Morphologically the cardiac structures seem to be very close in nature. I could find little literature on the goat heart-could ablation or BBB models that can be created with these?
CHA2DS2-VASc and HASBLED scores is recommended for anticoagulation therapy decision. I would be grateful if any reader would consider the four scenarios that indicate for limitations of the currently recommended scores for thrombotic/bleeding risk in patients with AF.
First, an 81 years normotensive old male with permanent AF. Otherwise, without any other risk factors. Echocardiographic examination revealed a marginal LVH, normal cardiac dimensions including the LA dimension of 38 mm.
Comments: it is enough to be older than 75 years of age to reach 2 points of thrombotic risk score (to be treated with anticoagulants). Meanwhile, the HASBLED score reaches 1 point. The net difference equals the (+) 1 point.
Second, an 81 years old hypertensive male with permanent AF. Otherwise, without other risk factors. Echocardiographic examination revealed a huge LVH due to the aortic stenosis, small cardiac dimensions, and a large LA dimension of 50 mm.
Comments: it is enough to be a hypertensive, older than 75 years of age with hypertension to reach 3 points of thrombotic risk score (to be treated with anticoagulants). Meanwhile, the HASBLED score reaches 2 points. The net difference equals the (+) 1 point.
Third, a 48 years old mild hypertensive female with persistent AF who suffered from diabetes. Echocardiographic examination showed normal cardiac dimensions including the LAD dimension of 33 mm.
Comments: her only risk factors are female gender and diabetes. It is enough to reach 2 points of the CHA2DS2-VASC score (to be treated with anticoagulants). Meanwhile, the HASBLED score reaches 0 point. The net difference equals the (+) 2 points.
Fourth, a 48 years old normotensive female with permanent AF suffered from non-ischemic congestive heart failure with enlarged (echocardiographically determined) cardiac dimensions (LVEDD of 70 mm, LAD of 52mm).
Comments: her only risk factors are female gender and CHF. It is enough to reach 2 points of the CHA2DS2-VASC score (to be treated with anticoagulants). Meanwhile, the HASBLED score reaches 0 point. The net difference equals the (+) 2 points.
Please provide the answer to the question: in whom of four subjects you are eager to prescribe oral anticoagulants (either warfarin or the newer oral alternatives)?, and what is considered as a main determinant for taking decision? Please consider only one: age, gender, diabetes, hypertension (systemic), cardiac dimension, LA dimension.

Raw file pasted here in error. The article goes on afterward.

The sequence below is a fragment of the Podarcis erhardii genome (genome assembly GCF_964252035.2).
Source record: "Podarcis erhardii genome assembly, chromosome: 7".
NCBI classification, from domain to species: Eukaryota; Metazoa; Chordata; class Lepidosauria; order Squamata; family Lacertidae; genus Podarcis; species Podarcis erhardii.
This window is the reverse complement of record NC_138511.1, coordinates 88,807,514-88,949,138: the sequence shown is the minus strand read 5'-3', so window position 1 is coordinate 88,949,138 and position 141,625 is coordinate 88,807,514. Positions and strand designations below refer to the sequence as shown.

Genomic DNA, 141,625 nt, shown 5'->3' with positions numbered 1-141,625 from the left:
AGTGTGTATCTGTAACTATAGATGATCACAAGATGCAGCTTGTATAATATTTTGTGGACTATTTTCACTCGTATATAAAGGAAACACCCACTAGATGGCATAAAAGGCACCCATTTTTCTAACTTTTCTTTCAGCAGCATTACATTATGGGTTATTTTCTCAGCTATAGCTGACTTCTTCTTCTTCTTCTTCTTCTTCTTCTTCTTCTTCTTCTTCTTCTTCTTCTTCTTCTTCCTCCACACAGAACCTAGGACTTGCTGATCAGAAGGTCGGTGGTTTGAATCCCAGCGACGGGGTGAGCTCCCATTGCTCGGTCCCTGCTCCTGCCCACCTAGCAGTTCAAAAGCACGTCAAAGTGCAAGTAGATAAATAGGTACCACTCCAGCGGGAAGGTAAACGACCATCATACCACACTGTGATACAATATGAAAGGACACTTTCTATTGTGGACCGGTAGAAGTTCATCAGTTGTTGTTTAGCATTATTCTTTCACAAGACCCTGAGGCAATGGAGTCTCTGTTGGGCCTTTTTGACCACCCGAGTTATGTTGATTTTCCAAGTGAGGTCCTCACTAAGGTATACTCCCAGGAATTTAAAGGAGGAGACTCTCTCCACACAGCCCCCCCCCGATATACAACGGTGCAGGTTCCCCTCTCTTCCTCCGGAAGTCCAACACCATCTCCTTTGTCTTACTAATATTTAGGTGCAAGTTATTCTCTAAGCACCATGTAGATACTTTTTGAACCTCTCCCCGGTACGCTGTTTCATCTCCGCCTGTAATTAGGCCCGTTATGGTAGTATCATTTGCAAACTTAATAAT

Is it atrial fibrillation other than in patients with rheumatic heart disease? Do you also exclude patients with hypertrophic cardiomyopathy and prosthetic heart valves? Do you consider moderate valvular disease (e.g. mitral and aortic regurgitation or stenosis)?
"The major mechanism underlying the early recurrence of atrial fibrillation after ablation is mainly reconnection of the isolated pulmonary vein" - Sotomi et al. (attached)
I assume this is primarily due to incomplete isolation that manifests in recurrent AF as the ablated tissue heals.
In patients with LA volume-enlarging conditions such as hypertension, valvular heart disease, etc., could there be another explanation for AF recurrence? I assume that the increasing volume in such diseases is at least partly due to cardiomyocyte proliferation. If such is the case, could the new cells form electrically-conductive bridges across the ablated tissue, allowing AF recurrence?
After the recent results of the PREVAIL trial, which will be the preferred device? The Watchman or the Amplatzer? Do you think that head-to-head trials are needed?
Despite the theoretical advantages in specific contexts, which agent to chose when the patient has no specific comorbidities, despite an indication for oral anticoagulation according to the CHADS2 and CHA2DS2-VASc scores?
Medication adherence is a big problem in AF, especially warfarin - could it be that cognitive decline/deficits are partly responsible?
The effect on symptoms is marginal; heart rate decreases statistically, but the clinical effect is minor. Ecocardiographic parameters do not improve much, NB-proBNP is almost unchanged. In the many patients with atrial fibrillation, the drug is considered ineffective. What are the drugs good for? What should they be used for?